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Posted by on Sep 14, 2015 in Tell Me Why |

What Is Fox Fire?

What Is Fox Fire?

If you took a nighttime walk in the woods, you might see a ghostly light known as fox fire, also sometimes called fairy fire. Fox fire is caused by a certain kind of mushroom that glows in the dark. It is produced when oxygen makes certain chemicals in the plant’s tissues light up.

Plants that can light up are described as being bioluminescent. “Bio” means living; “luminescent” means giving off light. Quite often one finds clumps of these innocent looking mushrooms growing on stumps of trees. But you would notice their “living light” only on very dark nights.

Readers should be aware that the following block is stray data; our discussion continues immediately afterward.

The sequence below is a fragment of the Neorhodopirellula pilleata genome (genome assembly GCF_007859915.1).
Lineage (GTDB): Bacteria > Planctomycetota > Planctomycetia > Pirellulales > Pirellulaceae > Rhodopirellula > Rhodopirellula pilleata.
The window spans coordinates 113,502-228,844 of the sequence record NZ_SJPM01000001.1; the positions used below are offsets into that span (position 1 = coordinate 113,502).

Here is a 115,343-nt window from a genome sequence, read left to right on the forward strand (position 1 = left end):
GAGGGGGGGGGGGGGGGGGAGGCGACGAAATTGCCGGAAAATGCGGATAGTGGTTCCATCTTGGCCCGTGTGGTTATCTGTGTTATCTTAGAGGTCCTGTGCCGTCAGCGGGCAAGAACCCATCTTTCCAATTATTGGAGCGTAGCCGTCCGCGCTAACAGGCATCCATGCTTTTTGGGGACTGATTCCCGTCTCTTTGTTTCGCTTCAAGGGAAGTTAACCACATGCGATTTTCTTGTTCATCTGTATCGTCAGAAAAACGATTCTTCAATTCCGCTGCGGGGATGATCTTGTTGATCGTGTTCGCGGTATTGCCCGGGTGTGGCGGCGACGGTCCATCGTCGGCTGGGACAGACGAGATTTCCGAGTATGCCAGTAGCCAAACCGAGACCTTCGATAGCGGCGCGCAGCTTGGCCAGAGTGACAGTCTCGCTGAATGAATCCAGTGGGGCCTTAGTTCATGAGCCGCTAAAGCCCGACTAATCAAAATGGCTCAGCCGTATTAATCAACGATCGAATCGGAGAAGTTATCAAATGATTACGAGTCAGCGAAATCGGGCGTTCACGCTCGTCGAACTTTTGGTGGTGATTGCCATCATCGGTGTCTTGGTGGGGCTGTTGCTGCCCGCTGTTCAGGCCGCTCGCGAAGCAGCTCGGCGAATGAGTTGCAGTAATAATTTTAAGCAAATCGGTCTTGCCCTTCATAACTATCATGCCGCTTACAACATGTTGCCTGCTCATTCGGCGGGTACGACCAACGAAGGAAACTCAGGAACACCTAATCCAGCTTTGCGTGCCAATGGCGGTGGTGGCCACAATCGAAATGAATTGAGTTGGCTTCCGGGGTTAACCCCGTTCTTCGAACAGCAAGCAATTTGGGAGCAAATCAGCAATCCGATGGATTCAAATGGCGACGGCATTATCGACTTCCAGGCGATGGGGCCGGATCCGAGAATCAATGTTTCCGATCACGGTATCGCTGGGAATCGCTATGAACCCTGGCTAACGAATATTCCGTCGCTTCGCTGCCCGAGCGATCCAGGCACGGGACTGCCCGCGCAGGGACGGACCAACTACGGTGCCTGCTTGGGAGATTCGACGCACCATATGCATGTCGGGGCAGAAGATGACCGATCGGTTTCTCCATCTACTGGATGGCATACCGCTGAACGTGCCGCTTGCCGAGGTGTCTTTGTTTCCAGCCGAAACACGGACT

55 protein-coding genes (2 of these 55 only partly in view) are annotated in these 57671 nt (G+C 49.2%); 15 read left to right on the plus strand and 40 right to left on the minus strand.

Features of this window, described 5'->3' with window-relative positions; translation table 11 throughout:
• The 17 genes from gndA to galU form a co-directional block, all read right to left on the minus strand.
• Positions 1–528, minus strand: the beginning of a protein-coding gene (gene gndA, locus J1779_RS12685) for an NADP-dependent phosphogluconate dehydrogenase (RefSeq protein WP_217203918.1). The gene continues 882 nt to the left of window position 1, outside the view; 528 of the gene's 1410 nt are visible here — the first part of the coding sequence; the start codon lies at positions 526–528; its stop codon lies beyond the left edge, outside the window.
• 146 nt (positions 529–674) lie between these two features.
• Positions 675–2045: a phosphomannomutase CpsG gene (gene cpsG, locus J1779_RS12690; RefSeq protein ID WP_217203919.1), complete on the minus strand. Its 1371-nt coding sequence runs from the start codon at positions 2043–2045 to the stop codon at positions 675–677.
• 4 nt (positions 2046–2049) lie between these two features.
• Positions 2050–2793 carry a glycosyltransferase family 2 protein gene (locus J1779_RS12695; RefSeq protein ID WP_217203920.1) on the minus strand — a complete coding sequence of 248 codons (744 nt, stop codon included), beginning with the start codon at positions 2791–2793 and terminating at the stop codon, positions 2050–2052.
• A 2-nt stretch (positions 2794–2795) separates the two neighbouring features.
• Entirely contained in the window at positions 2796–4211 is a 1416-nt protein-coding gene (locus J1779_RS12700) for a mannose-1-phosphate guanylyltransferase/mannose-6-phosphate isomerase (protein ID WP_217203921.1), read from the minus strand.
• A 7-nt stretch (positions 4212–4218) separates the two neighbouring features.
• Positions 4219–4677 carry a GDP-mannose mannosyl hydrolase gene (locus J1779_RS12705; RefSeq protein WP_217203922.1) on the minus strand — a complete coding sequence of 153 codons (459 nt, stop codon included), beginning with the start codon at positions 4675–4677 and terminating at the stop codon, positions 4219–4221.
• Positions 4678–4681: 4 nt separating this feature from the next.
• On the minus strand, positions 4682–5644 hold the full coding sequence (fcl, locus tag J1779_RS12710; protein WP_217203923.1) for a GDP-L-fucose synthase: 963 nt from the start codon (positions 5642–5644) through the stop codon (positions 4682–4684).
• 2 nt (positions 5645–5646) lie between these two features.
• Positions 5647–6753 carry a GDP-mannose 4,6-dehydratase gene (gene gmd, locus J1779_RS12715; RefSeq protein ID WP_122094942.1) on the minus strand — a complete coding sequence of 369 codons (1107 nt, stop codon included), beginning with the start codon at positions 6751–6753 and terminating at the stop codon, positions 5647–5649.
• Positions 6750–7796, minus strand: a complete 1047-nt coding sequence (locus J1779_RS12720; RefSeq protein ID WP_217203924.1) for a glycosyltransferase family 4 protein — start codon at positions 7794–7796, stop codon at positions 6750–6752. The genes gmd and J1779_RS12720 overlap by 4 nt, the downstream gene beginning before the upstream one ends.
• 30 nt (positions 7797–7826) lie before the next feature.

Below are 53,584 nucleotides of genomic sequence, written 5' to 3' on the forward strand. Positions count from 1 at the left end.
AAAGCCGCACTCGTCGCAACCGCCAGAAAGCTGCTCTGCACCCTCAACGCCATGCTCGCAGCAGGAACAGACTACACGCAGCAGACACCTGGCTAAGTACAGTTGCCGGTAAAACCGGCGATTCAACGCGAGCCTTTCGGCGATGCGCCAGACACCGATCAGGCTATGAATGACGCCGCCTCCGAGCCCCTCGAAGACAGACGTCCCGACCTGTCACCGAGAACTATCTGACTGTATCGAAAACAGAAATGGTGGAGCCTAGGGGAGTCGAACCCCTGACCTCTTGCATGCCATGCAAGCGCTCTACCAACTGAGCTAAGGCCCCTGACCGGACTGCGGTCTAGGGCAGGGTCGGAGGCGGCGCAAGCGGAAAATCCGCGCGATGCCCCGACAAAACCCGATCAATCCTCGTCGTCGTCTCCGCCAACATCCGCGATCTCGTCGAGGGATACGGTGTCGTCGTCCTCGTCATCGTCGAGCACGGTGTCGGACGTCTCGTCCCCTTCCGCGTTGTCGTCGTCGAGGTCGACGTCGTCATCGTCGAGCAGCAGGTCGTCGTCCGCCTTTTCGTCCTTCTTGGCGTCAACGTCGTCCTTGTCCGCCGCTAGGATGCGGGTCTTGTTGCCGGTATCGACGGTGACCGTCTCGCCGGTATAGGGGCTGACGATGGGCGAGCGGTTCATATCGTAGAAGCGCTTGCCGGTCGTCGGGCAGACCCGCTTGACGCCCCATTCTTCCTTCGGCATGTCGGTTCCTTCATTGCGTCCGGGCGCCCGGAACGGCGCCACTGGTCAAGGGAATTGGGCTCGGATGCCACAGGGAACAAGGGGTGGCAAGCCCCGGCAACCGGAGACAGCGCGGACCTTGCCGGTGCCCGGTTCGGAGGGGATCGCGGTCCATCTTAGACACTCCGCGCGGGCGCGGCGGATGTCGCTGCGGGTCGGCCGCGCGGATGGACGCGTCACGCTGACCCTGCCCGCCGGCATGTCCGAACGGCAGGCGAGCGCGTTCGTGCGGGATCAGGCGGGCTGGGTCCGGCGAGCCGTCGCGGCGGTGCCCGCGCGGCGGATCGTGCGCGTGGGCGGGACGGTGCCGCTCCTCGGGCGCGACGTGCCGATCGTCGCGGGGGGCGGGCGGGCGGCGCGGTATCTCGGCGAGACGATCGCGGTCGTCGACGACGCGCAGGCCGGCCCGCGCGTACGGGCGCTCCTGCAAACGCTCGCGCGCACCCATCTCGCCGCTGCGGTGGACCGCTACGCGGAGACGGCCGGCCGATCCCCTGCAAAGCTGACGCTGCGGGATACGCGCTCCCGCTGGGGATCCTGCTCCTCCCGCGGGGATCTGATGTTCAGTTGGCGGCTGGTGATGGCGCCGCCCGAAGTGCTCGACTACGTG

The bluish-green glow is attributed to luciferase, an oxidative enzyme, which emits light as it reacts with luciferin.

It is widely believed that the light attracts insects to spread spores, or acts as a warning to hungry animals, like the bright colors exhibited by some poisonous or unpalatable animal species. Although generally very dim, in some cases fox fire is bright enough to read by.

Content for this question contributed by Christina Gradnik, resident of Pittsburgh, Allegheny County, Commonwealth of Pennsylvania, USA